Credit: Darrow Montgomery/file

Kyla Thurston wanted a better job. The 39-year-old born and raised in Southeast D.C. was tired of working part-time at grocery stores and applying for food stamps to get by. But her felony record makes it difficult to find work.

Kimberly Hicks was trying to add to her resume. She already holds a commercial driver’s license and an equipment engineer operator license, but has had trouble getting enough experience to use the latter.

Both Thurston and Hicks looked to Mayor Muriel Bowser’s workforce development programs in the Department of Employment Services (DOES). But instead of pathways to employment, they found mismanagement and dead ends. They told their stories publicly last week during an oversight hearing for DOES.

Thurston graduated from two separate programs, Project Empowerment and L.E.A.P., short for Learn, Earn, Advance, and Prosper. Both are designed to give them training and help them find permanent employment afterward. She is currently out of work, she tells LL.

Hicks also enrolled in L.E.A.P. The members of her cohort were working toward mechanics’ certifications. But for the first eight months of the program, her class of 15 did not have an instructor, she testified at an oversight hearing last week. Instead of receiving training, Hicks says they were used as “cheap labor” in a government building: painting, mopping, and moving furniture.

When confronted with these stories about the cracks in workforce development programs during her own committee testimony, DOES Director Unique Morris-Hughes said that many people have been successful in L.E.A.P. and Project Empowerment.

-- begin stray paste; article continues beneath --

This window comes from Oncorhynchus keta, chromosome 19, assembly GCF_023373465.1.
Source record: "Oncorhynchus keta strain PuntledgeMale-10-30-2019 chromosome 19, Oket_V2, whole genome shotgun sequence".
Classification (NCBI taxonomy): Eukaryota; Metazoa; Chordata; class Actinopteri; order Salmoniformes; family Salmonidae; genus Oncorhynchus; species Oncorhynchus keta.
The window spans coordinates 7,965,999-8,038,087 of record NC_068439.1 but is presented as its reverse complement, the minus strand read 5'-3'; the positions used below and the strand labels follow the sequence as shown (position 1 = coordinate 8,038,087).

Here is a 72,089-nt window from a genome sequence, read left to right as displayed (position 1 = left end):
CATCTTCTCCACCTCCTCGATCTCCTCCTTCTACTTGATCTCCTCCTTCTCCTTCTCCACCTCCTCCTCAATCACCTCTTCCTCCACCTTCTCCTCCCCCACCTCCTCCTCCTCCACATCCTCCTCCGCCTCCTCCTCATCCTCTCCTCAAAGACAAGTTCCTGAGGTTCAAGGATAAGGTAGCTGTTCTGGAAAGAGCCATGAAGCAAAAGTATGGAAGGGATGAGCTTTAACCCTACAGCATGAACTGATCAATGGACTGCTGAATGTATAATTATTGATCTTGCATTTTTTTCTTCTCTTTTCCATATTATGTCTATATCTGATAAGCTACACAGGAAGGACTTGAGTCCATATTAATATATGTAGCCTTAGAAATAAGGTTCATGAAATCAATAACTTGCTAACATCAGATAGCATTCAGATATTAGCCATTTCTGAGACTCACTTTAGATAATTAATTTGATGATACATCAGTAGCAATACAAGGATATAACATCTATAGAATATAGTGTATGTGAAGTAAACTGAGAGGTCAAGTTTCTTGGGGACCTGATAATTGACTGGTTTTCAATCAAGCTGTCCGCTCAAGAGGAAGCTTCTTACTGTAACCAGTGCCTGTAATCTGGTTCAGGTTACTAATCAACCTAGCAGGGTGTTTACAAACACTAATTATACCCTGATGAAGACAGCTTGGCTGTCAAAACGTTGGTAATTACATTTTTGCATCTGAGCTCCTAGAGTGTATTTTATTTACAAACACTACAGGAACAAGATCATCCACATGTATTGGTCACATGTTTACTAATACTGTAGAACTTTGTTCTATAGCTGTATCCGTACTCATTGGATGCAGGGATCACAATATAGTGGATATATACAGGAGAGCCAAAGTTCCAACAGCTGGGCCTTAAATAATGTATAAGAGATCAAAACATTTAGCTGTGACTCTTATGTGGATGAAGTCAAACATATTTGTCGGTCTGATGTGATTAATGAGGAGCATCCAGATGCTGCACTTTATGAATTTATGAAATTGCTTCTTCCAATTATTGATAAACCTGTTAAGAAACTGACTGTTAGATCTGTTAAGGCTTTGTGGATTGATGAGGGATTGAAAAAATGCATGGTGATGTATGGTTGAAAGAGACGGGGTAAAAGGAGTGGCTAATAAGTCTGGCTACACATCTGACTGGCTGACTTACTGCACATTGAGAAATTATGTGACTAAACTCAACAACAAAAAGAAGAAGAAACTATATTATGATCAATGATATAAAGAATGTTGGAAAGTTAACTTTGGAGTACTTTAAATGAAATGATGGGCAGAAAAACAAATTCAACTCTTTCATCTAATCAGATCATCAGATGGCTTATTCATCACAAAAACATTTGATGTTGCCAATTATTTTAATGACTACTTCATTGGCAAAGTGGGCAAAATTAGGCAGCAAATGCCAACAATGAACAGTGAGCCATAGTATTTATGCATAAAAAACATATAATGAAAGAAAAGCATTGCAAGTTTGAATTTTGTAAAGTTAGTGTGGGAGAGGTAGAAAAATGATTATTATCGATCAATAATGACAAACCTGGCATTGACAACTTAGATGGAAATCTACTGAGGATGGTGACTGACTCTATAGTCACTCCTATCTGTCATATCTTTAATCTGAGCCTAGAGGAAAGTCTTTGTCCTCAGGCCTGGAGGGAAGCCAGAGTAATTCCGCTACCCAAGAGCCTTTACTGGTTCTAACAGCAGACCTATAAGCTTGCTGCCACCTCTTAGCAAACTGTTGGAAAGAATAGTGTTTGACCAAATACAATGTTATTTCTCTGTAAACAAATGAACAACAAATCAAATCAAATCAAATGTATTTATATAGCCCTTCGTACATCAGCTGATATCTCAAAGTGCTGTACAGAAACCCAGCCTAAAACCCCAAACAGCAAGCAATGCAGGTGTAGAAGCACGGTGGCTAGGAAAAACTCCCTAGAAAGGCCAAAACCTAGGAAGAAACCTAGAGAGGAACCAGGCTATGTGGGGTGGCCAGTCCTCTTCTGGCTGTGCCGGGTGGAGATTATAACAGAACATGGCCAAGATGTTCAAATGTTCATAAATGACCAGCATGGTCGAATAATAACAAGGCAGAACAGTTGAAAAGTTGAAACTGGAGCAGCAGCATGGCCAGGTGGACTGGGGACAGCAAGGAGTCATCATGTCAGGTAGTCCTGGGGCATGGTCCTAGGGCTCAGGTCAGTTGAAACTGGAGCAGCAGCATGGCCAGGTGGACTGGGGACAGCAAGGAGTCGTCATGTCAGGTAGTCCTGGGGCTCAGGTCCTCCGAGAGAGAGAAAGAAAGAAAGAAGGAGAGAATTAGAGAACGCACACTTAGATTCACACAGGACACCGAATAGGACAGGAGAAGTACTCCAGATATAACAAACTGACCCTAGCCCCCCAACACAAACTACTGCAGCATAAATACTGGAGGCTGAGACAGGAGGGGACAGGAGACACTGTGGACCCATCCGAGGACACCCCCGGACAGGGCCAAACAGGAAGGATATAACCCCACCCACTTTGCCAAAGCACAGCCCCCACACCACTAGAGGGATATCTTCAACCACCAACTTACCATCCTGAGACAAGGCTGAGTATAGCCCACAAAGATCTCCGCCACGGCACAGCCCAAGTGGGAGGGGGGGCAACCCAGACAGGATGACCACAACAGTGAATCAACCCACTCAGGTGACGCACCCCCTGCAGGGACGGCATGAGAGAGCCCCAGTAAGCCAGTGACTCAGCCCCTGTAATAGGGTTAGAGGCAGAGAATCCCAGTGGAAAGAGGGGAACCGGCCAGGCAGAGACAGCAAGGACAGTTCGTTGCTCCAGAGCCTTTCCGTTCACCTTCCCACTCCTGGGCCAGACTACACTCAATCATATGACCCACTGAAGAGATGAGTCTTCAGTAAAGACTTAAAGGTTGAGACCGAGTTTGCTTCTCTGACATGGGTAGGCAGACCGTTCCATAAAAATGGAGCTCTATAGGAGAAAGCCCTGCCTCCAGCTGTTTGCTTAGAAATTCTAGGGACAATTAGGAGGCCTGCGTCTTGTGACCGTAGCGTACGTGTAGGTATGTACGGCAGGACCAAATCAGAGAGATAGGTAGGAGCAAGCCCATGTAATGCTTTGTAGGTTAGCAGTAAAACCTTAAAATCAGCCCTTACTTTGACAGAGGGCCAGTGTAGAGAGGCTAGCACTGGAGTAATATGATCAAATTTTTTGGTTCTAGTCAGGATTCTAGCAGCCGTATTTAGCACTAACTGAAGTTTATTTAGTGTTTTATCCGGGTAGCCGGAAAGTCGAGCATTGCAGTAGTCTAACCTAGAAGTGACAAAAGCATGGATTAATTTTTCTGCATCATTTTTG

“What we have to change is this narrative that you go to a DOES program, go to training, and then you’re placed in a job,” Morris-Hughes said during her committee testimony. “That’s certainly not how the world of work works.”

Although D.C.’s unemployment rate is trending downward, it is still among the highest in the country (compared against states) at 5.6 percent, according to the Bureau of Labor Statistics. The highest rates of unemployment in D.C. are in Wards 7 and 8. Preliminary numbers from March of this year show a rate of 8.8 in Ward 7 and 11.5 in Ward 8. Those figures are down from 9.7 and 12.4, respectively, a year before.

At-Large Councilmember Elissa Silverman, who chairs the Committee on Labor and Workforce Development that oversees DOES, pushed back on Morris-Hughes’ suggestion that Thurston and Hicks are outliers. During the hearing, Silverman said that several more L.E.A.P. participants have contacted her office to raise concerns.

“How can our residents not be cynical if we say we’ll do something and then we don’t deliver on it?” Silverman says. “I’m in agreement with the Bowser administration on the concept, and I wish I could put money in to expand it. But I know we’re not delivering on what we promise.”